calculation of the recommended recovery amount for the FEHBP. The pooling charge
for           was not established as a means to provide a discount.

Under PHP’s rating, claims experience above a pooling point is excluded, and a
corresponding pool charge is set for the group. The pooling charge is set on a weighted
basis, blending the current and prior year charge, depending on the size of the group.
For          , the Report faults PHP for employing the applicable pooling charge for a
group with 1,000 members when the group had          members. It is this rounding that
the Report treats as a discount. This alone accounts for the proposed finding of a
    % “discount” finding and recommended adjustment of $1.36 million.

                      Current                   Pooling Charge   Pooling Charge
                                Pooling Point
                      Members                      Current            Prior




Rounding in this fashion should not be considered a “discount”, particularly not in the
circumstances here. Specifically, while the FEHBP and other groups had claims
excluded via the pooling point exclusion that exceeded the net amount of pooling
charges over a three year period, the pooling charges to          greatly exceeded the
group’s pooled claims experience. To have charged the higher pooling charge on
account of the group having a few members less than 1,000 members would have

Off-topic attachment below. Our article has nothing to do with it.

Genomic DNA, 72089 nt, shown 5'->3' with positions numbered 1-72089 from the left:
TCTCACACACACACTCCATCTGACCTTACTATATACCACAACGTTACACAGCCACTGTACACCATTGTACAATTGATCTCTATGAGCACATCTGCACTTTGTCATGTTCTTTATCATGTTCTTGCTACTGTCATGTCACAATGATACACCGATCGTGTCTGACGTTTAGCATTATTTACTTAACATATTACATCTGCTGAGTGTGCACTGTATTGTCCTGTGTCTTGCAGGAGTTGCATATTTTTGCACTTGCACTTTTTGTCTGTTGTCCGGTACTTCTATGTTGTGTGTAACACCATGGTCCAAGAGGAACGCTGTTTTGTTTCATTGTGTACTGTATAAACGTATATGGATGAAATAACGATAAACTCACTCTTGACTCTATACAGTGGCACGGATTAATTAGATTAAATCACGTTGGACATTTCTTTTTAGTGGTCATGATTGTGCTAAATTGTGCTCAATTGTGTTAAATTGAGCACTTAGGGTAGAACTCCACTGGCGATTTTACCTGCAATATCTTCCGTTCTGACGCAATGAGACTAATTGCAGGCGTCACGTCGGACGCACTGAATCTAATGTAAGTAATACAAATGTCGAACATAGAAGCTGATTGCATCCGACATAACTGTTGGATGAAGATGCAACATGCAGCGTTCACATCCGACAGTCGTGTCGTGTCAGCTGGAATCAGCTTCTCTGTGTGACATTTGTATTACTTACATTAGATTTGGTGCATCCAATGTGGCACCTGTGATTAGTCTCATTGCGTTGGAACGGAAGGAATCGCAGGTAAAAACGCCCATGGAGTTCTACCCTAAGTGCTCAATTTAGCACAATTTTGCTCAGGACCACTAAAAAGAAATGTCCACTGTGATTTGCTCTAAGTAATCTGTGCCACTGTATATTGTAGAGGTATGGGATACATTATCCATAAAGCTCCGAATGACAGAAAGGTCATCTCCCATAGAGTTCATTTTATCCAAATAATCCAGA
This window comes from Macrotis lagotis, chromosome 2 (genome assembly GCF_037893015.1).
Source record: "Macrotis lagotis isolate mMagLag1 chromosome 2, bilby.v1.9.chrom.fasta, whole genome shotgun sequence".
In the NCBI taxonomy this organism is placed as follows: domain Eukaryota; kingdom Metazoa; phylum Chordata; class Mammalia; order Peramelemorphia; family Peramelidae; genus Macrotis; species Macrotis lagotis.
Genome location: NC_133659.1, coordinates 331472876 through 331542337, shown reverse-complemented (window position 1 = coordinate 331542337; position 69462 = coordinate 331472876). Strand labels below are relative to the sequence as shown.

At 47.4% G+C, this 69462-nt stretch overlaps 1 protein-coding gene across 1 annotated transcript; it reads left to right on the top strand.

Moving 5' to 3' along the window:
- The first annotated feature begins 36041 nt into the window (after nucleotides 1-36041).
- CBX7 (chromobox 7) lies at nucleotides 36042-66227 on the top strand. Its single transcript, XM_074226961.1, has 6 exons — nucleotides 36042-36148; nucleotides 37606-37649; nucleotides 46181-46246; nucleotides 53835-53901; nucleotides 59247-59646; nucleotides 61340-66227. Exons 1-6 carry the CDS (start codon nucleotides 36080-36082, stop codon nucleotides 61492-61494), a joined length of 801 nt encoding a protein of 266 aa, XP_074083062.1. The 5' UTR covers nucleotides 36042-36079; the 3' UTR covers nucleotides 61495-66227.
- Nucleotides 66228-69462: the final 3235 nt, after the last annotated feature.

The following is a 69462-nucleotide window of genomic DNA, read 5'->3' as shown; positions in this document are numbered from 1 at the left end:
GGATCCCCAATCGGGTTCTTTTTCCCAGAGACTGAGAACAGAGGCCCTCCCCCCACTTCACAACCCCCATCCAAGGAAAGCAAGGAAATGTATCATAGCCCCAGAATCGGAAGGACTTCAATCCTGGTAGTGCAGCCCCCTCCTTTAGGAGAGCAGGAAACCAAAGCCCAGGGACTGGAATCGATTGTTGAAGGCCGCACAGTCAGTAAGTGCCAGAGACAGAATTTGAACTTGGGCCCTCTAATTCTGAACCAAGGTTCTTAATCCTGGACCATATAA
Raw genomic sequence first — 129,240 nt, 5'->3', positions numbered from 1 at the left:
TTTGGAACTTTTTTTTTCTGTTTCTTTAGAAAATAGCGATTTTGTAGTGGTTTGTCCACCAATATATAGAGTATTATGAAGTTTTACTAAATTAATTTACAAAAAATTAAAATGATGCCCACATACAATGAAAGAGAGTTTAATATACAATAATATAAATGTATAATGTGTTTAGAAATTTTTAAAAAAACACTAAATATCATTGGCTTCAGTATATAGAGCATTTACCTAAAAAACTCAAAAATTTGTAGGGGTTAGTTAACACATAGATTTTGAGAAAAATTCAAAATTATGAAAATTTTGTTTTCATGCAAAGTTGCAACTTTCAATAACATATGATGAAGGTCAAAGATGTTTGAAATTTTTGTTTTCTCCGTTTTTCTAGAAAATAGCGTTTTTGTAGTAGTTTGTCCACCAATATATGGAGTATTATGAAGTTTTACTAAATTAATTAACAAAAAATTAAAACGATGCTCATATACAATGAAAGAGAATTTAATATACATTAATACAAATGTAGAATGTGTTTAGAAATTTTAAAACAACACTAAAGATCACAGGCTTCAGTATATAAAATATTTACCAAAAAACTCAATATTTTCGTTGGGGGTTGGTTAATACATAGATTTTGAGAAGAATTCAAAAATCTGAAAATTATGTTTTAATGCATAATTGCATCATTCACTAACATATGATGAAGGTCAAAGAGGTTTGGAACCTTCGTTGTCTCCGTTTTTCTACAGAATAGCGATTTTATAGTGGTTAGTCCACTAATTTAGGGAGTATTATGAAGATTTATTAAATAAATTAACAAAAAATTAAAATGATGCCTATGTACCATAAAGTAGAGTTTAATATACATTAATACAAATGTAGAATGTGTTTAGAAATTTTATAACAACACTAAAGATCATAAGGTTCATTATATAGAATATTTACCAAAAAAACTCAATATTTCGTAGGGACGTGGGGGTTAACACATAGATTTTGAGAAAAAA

resulted in an extraordinary subsidization by         of other accounts.



The following table shows the pooling experience for               and FEHBP for the three
renewals prior to 1/2010.




DCACTIVE-23651636.1
 Renewal                         Pooling Experience

                      Pooling Charge     Pooled Claims
 January 2007
 January 2008
 January 2009

 Total



 Renewal              FEHBP Pooling Experience

                      Pooling Charge     Pooled Claims
 January 2007
 January 2008
 January 2009

 Total

Back-up data for this experience is shown in Exhibit C. As you can clearly see, the
         pooled claims are much lower than the pooling charges for the three years. In
effect,         is subsidizing the pooling deficiencies of other groups including the
FEHBP group.



Finally, even if the pooling charge for the           account were viewed as a discount,
it is not appropriate to convert that into a       discount adjustment for the FEHBP. It
would be more logical to give the FEHBP an adjustment corresponding to the
percentage reduction in the pooling charge set for the group. In this case, the actual
PMPM pooling charge for                was set at           , rather than          which, if
considered a discount, amounts to a            reduction in the pooling charge. See Exhibit
D. Applying that percentage reduction to the pooling charge used for the FEHBP rates
would produce a recovery amount of $307,322. See Exhibit D.

We strongly urge that the proposed findings and recommendations of the Report be
modified to eliminate, or at most reflect a much lower adjustment for contract year 2010.
The proposed findings of the Report, which convert a putative “discount” of
approximately             into a $1.36 million penalty, would be a strong disincentive for
a Small Health Plan like Presbyterian Health Plan to participate in the FEHBP. (
million excludes the COB portion.)

Thanks for your consideration related to this finding.




DCACTIVE-23651636.1
Sincerely



Senior Actuarial Assistant
Presbyterian Health Plan


Enc: Exhibits A through D




DCACTIVE-23651636.1